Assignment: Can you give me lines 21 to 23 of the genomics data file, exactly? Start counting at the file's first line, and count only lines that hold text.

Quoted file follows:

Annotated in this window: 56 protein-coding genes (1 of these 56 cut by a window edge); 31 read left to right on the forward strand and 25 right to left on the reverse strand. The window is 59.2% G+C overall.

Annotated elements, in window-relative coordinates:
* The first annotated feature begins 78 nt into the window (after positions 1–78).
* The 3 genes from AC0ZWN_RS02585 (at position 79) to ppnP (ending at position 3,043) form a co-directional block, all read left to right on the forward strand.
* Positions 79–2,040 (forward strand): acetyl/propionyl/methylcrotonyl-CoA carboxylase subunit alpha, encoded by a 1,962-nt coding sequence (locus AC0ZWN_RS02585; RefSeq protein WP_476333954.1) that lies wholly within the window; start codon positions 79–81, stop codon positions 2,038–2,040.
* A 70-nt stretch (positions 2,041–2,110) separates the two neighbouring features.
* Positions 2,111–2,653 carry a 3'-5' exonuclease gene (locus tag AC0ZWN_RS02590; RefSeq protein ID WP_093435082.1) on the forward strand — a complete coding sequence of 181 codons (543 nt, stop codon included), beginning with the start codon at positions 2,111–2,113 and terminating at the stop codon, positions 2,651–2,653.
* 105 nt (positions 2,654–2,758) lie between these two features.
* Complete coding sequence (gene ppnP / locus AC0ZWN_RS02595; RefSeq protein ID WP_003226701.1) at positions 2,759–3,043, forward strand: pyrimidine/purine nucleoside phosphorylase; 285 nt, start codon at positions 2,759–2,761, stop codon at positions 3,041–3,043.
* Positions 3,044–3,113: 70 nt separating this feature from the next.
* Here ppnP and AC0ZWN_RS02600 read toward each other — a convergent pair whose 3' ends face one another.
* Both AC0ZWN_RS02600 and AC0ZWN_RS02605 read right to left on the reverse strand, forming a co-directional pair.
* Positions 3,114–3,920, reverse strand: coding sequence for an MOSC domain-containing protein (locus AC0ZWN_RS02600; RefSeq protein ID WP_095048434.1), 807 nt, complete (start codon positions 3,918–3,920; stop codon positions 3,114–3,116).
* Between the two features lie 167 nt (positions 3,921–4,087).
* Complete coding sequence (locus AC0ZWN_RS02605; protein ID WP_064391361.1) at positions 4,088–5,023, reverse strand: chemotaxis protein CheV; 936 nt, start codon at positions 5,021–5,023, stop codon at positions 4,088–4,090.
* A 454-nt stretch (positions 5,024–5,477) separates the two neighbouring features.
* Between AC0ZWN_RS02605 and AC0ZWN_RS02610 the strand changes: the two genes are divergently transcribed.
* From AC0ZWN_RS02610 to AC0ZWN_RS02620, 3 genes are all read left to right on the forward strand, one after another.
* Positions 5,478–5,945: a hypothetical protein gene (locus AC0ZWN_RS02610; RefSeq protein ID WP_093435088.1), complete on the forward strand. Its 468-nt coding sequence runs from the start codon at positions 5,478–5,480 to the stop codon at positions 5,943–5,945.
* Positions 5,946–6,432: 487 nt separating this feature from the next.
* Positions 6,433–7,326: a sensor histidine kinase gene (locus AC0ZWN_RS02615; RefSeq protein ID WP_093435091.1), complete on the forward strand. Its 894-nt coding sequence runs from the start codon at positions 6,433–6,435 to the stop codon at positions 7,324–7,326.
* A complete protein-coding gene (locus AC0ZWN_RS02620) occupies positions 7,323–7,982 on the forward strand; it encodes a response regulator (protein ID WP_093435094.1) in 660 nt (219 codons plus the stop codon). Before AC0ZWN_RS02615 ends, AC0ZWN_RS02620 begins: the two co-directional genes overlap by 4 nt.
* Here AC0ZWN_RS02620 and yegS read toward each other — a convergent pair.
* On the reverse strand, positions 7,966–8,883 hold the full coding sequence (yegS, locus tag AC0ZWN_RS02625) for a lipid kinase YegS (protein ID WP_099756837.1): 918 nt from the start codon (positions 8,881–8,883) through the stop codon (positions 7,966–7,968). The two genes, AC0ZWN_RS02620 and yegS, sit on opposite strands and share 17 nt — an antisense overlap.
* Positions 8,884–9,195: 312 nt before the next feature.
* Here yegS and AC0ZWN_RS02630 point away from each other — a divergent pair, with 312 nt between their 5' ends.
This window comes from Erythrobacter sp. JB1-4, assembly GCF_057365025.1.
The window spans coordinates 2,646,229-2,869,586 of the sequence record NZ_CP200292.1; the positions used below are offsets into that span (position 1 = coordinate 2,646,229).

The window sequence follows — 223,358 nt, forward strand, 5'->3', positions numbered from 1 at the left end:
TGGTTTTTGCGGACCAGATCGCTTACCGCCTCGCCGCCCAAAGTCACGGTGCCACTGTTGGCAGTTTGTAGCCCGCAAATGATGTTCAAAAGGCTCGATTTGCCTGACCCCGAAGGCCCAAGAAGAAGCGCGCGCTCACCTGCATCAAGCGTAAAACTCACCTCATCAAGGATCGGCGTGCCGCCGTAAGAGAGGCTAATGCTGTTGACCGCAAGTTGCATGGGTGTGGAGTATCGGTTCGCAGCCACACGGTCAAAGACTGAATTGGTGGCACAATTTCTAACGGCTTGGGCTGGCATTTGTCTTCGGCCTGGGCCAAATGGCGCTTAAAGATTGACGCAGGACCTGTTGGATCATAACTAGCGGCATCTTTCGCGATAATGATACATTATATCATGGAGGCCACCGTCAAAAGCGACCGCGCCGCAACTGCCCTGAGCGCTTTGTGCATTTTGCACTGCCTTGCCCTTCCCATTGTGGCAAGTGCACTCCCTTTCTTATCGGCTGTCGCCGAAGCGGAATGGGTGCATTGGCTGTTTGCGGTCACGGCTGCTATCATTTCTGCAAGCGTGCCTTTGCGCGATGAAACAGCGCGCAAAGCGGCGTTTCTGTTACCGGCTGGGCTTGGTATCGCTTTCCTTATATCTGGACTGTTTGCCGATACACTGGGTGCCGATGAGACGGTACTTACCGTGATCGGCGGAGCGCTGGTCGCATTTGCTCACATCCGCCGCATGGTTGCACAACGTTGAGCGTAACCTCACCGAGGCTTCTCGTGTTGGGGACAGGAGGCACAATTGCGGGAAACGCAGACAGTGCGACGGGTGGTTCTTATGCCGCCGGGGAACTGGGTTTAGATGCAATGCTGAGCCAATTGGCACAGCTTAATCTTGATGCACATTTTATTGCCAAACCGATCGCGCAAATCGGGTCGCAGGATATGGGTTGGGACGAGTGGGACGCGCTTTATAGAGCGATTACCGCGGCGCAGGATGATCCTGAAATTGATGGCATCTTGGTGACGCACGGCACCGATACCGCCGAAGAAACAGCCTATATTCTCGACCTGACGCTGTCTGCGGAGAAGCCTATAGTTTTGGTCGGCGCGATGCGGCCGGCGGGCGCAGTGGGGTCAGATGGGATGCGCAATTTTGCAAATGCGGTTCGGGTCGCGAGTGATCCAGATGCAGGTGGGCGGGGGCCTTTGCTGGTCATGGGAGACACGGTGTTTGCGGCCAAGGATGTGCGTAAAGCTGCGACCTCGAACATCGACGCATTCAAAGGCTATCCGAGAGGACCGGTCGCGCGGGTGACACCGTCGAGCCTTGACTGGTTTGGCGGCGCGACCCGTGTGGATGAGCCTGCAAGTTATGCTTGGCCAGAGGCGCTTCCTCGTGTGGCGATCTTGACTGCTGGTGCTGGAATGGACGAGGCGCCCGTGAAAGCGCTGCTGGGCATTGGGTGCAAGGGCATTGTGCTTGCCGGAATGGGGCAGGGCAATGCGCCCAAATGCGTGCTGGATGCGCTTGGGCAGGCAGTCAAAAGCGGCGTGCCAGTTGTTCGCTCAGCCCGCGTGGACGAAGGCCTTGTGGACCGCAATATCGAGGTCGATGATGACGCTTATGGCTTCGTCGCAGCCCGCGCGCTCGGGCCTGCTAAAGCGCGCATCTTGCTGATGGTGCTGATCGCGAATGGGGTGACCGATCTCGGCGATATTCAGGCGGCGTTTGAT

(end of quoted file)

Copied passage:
* Positions 6,433–7,326: a sensor histidine kinase gene (locus AC0ZWN_RS02615; RefSeq protein ID WP_093435091.1), complete on the forward strand. Its 894-nt coding sequence runs from the start codon at positions 6,433–6,435 to the stop codon at positions 7,324–7,326.
* A complete protein-coding gene (locus AC0ZWN_RS02620) occupies positions 7,323–7,982 on the forward strand; it encodes a response regulator (protein ID WP_093435094.1) in 660 nt (219 codons plus the stop codon). Before AC0ZWN_RS02615 ends, AC0ZWN_RS02620 begins: the two co-directional genes overlap by 4 nt.
* Here AC0ZWN_RS02620 and yegS read toward each other — a convergent pair.